Up betimes, laundry and housework done by nine after which I cruised up to flagstaff to check out the legendary butcher. Indeed he has it all, including corned beef. The prices are not horrendous at all. I bought a kilo of corned rolled brisket for $11,, which should give me at least three good meals once the fat is extracted.
After returning my prize to the refrigerator and resetting the alarm system, it was time to repair to yon place of repast known as Guava. There a number of Chelsea’s friends and colleagues gathered to celebrate her birthday. Guava’s menu is extensive, but when I saw "smoked marlin scrambled eggs" I looked no further. When served I was very happy with my choice.
Afterwards, back to the house to pack a bag with togs, towel, mask and schnorkel, bottle of drink and camera. Slap on some SPF, and away. I stopped at Navua for a leg stretch and some photos, then on to the beacccccch. A real beach.
On parking the bike under a coconut tree (having checked for imminent potential falling coconut missiles) I was mobbed by a host of two young boys who seemed to be everywhere at once. They tried on my helmet, and gloves, lovingly fondled the bike, and asked a barrage of questions about what this was, and what that did. Neither had been close to a motorcycle before. They were in awe of the first they had seen out of a
movie. I noticed how they were careful to respect my more private property, so I asked them if they would keep an eye on the bike and my camera, watch and wallet while I while I swam. They were very happy to.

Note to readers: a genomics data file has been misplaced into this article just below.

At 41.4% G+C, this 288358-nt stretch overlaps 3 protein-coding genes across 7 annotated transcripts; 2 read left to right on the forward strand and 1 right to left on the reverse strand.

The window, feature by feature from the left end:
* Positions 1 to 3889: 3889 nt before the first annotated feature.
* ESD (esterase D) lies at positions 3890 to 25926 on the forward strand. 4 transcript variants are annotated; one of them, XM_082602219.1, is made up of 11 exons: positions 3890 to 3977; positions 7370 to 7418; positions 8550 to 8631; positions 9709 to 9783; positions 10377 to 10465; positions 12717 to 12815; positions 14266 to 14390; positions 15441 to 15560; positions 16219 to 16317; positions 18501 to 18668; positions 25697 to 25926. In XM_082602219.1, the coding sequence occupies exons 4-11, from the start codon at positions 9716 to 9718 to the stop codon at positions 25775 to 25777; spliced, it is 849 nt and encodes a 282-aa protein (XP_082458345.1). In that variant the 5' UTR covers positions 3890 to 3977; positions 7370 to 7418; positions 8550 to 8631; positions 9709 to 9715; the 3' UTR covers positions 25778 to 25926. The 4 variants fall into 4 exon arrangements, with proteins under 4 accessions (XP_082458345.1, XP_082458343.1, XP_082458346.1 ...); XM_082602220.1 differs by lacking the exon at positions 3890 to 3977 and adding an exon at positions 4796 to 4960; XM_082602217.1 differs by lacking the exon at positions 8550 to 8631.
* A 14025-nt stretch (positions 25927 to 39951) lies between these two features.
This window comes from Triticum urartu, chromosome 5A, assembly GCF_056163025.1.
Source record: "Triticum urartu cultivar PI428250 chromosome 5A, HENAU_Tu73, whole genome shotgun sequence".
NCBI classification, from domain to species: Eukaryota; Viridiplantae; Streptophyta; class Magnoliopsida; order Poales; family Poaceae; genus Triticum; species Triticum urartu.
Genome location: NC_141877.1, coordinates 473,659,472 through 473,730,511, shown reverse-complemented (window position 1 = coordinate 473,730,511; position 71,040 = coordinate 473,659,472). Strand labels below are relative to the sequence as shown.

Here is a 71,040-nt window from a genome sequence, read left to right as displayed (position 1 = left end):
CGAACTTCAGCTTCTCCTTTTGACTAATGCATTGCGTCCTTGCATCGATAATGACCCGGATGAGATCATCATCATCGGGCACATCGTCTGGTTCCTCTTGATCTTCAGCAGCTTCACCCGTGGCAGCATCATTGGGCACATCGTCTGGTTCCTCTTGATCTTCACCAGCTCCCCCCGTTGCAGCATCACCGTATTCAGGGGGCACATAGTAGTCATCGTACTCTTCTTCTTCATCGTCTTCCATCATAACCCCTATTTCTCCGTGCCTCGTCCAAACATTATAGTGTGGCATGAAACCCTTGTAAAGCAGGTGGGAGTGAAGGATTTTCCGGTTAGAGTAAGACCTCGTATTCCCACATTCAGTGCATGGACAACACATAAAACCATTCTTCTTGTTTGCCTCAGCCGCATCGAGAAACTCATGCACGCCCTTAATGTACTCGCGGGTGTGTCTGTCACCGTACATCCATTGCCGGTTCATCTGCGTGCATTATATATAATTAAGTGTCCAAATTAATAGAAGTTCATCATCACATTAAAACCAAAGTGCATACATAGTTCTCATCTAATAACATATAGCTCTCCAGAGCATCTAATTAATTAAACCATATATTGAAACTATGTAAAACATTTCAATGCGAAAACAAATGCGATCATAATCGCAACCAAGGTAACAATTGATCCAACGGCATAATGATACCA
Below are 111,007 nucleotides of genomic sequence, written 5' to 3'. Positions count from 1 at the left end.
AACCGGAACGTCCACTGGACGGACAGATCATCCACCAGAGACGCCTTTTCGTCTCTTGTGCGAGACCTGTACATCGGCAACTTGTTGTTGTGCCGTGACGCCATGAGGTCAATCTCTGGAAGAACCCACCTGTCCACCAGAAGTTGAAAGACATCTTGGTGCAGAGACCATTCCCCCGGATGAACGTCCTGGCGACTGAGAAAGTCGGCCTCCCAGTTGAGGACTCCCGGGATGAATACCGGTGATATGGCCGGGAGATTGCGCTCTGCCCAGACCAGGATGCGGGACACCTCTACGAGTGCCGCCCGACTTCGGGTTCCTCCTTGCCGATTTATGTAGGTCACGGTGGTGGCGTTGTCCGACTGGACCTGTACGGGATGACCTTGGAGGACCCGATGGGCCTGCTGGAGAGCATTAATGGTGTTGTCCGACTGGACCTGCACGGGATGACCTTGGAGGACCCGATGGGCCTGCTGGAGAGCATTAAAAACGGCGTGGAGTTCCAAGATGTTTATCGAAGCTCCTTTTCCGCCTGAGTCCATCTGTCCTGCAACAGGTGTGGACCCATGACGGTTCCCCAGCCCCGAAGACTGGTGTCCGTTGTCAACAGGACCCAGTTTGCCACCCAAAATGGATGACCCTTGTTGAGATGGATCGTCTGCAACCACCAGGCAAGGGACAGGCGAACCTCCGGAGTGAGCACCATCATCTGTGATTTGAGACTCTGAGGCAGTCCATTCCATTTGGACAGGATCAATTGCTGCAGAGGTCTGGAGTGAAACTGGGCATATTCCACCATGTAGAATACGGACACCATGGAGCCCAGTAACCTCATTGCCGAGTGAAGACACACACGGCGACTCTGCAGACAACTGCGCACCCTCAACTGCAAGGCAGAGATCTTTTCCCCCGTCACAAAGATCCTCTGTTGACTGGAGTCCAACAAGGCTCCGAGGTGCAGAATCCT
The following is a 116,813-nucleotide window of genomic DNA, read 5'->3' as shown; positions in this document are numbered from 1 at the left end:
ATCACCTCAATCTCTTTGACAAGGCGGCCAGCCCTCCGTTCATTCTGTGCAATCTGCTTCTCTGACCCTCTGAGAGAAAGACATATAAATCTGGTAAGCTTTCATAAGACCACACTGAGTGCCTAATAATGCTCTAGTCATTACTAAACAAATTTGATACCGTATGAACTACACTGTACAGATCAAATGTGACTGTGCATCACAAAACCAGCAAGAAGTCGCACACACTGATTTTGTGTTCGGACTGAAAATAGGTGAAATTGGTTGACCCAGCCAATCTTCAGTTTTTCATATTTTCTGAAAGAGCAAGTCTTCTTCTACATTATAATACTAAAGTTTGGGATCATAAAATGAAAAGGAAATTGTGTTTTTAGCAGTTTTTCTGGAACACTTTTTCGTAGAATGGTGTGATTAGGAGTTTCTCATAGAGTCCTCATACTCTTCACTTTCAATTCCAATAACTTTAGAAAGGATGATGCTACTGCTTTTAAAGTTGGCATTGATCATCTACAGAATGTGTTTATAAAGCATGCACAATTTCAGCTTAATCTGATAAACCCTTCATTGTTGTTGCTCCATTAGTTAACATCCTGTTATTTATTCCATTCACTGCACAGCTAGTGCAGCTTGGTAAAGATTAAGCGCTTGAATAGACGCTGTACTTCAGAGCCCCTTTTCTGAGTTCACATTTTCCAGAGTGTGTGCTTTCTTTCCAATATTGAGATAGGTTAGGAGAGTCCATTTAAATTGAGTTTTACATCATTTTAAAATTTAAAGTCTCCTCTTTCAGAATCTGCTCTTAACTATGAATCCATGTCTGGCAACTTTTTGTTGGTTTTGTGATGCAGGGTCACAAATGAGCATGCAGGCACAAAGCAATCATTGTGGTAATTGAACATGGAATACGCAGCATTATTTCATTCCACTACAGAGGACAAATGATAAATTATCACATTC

In the water, my wonder and love of the sea was reawakened. I wished I had an underwater camera again. At one end of the beach is a bed of eel grass.and a rocky reef where I found some very colourful little fish. Bright, bright electric blue demoiselles and striped blue wrasses, Fish in black and white and silver livery, pink and orange, Fishes of forms and colours I remember well but whose names I have forgotten. I don’t like the casual way that the word "awesome" has been devalued. It is used these days to describe the mundane, but I had an awesome time. I felt Good.
When I came ashore, my young friends reported that all was secure. While I had been in the water I noticed they never went near the bike or the gear, but patrolled around it. They took no liberties, and were doing a good vigilant job, waving assurance to me whenever I looked up from the waves. I shared my drink with them, and tipped them a dollar each before I left.
On the way back I stopped to take some shots of the agrarian burn off on the land adjacent to the road. The fire was so intense that I could feel the heat while parked on the verge. It was so hot that lush green grass was smoking for only a second or so as it dried, then burning fiercely. It seemed odd that no one was there to keep an eye on it.
Later, close to Suva, I stopped again to take photos of derelict boats and
wharves, and chatted with the Captain, an old guy from Seattle who has been building
a cabin cruiser. His third, he tells me. This one is for himself. He had just moved in to live on it last
week. He invited me on board and we talked for half an hour or so. The Captain is ancient mariner who has
been in Fiji for donks. He is a very interesting character, and most photogenic, but it was not until I was on my bike and away that I realised I had forgotten to take
a picture of him.
On my return to the house I was pretty hungry, and quite tired. I cooked the corned beef, while I cleaned and desalted the bike, made a corned beef and sauerkraut sandwich, and started processing the more interesting of the photos of the day.
I soon caught myself sleeping at the keyboard. So though it was only about 9, I fell into bed and crashed.
I was asleep instantly.